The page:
Reason: To ensure public safety.

 

21.       The site being properly fenced to prevent access of unauthorised persons outside of working hours.

 

            Reason: To comply with Work Health and Safety Regulations and ensure public safety.

 

22.       Compliance with Australian Standard 2601 - The Demolition of Structures.

 

            Reason: To ensure compliance with the Australian Standards.

 

23.       Compliance with the Waste Management Plan submitted along with the application.

 

            Reason: To protect the surrounding environment.

 

24.       It should be understood that this consent in no way relieves the owners or applicant from any obligation to obtain any other approval which may be required under any covenant affecting the land or otherwise nor relieve a person from the legal civil consequences of not complying with any such covenant.

 

            Reason: To ensure all works are carried out lawfully.

 

25.       Long Service Levy  Compliance with Section 6.8 of the Environmental Planning and Assessment Act 1979; payment of the Long Service Levy payable under Section 34 of the Building and Construction Industry Long Service Payments Act 1986 (or, where such a levy is payable by instalments, the first instalment of the levy) – All building works in excess of $25,000 are subject to the payment of a Long Service Levy at the rate of 0.35%.

 

COMPLIANCE WITH THE REQUIREMENTS OF THIS CONDITION MUST BE SATISFIED PRIOR TO THE ISSUE OF THE CONSTRUCTION CERTIFICATE.

 

Reason: To ensure the levy is paid.

 

26.       BASIX - Compliance with all the conditions of the BASIX Certificate lodged with Council as part of this application.

 

            Reason: Statutory requirement.

 

Tree Preservation Conditions

 

27.       Lane Cove Council regulates the Preservation of Trees and Vegetation in the Lane Cove local government area in accordance with State Environmental Planning Policy (Vegetation in non-rural areas) 2017. Part 2 Section 7(1) of the SEPP states “A person must not clear vegetation in any non-rural area of the State to which Part 3 applies without the authority conferred by a permit granted by the council under that Part.” Clearing of vegetation includes “a) cut down, fell, uproot, kill, poison, ringbark, burn or otherwise destroy the vegetation, or b) lop or otherwise remove a substantial part of the vegetation.” Removal of trees or vegetation protected by the regulation is an offence against the Environmental Planning and Assessment Act 1979 (NSW). The maximum penalty that may be imposed in respect to any such offence is $1,100,000.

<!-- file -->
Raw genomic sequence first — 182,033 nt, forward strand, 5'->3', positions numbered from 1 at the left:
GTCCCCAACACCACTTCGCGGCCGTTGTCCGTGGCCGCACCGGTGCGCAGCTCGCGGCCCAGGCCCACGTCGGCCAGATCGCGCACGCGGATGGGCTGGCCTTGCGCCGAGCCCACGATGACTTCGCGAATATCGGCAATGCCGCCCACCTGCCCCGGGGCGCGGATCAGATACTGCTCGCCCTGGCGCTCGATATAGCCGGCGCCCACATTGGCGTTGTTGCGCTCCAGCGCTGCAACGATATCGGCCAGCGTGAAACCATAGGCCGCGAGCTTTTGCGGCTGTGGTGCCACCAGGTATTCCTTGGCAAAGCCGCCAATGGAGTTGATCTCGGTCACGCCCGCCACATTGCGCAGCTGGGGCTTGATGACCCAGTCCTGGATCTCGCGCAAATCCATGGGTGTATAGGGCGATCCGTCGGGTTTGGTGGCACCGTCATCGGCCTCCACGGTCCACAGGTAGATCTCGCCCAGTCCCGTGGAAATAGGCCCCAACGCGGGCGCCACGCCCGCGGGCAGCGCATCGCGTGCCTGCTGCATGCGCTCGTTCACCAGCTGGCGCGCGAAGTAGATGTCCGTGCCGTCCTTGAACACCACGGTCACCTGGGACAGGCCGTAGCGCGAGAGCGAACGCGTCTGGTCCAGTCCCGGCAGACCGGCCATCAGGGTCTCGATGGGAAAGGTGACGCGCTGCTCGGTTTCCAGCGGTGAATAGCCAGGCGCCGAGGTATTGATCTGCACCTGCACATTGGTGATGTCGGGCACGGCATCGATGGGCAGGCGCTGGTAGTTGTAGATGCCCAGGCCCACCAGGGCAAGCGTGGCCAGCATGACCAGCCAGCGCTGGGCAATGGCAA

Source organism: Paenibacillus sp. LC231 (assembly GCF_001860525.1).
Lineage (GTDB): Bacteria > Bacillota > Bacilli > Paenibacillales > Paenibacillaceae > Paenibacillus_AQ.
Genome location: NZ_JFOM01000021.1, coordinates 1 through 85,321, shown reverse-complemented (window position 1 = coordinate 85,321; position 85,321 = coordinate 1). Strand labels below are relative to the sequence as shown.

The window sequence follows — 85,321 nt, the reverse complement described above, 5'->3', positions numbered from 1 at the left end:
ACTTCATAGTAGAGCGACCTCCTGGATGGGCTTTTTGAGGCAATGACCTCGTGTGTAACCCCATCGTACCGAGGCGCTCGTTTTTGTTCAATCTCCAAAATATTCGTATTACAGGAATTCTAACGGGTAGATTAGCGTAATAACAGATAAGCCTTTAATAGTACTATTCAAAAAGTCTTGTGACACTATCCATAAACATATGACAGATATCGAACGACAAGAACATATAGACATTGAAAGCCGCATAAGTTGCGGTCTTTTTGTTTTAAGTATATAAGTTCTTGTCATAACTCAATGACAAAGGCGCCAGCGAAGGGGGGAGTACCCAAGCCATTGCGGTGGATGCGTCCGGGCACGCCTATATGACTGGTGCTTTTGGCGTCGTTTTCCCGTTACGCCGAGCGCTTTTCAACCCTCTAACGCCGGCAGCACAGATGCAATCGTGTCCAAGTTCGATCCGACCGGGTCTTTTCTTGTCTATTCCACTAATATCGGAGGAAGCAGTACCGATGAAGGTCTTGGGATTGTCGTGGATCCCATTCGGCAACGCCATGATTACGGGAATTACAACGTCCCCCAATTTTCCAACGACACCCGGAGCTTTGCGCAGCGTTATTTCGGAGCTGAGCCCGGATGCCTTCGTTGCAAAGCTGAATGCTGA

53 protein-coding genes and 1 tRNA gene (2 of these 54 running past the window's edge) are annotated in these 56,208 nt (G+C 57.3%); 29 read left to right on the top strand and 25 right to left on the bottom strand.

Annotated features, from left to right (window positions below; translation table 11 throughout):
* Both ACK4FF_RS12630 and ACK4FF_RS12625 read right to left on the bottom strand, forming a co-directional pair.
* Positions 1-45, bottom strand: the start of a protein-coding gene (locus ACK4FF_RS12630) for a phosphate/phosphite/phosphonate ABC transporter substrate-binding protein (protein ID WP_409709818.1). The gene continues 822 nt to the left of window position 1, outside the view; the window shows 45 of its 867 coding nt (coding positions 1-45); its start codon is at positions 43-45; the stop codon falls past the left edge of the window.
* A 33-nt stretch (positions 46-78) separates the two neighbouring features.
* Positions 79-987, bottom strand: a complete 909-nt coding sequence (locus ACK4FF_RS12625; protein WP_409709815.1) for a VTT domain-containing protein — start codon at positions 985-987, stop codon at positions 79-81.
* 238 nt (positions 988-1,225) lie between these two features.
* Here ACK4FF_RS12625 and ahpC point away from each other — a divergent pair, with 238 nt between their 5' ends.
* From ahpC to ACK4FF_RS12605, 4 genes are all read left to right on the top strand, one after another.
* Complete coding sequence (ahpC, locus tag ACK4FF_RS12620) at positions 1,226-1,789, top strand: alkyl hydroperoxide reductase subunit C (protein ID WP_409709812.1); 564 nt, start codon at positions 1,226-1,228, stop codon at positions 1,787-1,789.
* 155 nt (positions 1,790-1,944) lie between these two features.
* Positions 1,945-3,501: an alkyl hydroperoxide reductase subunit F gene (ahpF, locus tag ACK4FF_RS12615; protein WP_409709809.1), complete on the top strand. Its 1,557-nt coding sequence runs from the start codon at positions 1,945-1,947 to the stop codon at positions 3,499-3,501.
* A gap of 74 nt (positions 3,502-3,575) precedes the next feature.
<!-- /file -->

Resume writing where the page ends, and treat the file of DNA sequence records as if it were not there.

28.       This condition of consent gives approval for the removal of one Kentia Palm located on the rear terrace of the existing dwelling. Trees are to be removed upon issue of the Construction Certificate only.

 

29.       Trees removed as part of the DA process must be replaced at a ratio of no 1:1 and all plantings/landscaping must comply with part J Landscaping of the Lane Cove Development Control Plan 2010. Trees are to be installed prior to the issue of the Occupation Certificate. All other trees located on and adjoining the site are to be retained and protected for the life of the development.

 

30.       Retaining walls and the existing concrete stairs along the southern boundary are to be retained as per the Architectural and Landscape Plans provided to minimise disturbance to retained trees and provide protection from construction activities.

 

31.       The new dwelling is to utilise the terraced levels of the existing dwelling and no material excavation is to be carried out within the TPZ areas of trees 1 and 2 to minimise disturbance to retained trees and provide protection from construction activities.

 

32.       This condition of consent gives approval for the pruning of trees 1 and 2 as identified in the Arborist Report prepared by Naturally Trees dated 19th August 2019. Pruning is to be assessed and approved by the project Arborist as compliant with AS4373 Pruning of Amenity Trees (2007). All pruning is to be carried out by an Arborist with a minimum AQF Level 3 qualification and be overseen by the Project Arborist. Owners consent to prune trees is to be provided prior to works carried out.

 

33.       Trees identified as 3, 4, 5, 6 and 7 as identified in the Arborist Report prepared by Naturally Trees dated 19th August 2019 will not require physical protection measures due to their location away from the proposed development. Any works carried out within 5 metres of retained trees are to be reviewed by the Project Arborist who is to recommend appropriate protective measures.

 

34.       The trunks and branches of trees 1 and 2 as identified in the Arborist Report prepared by Naturally Trees dated 19th August 2019 must be protected during the construction period by a trunk guard and branch guards.  Timber Planks (50mmx100mm or similar) shall be placed at 100mm intervals and must be fixed by wire ties or strapping. Hessian cloth is to be placed between the tree and the planks to minimise damage. The timber planks are not to be fixed directly to the tree in any way. Trunk and branch protection is to be installed PRIOR TO THE ISSUE OF THE CONSTRUCTION CERTIFICATE.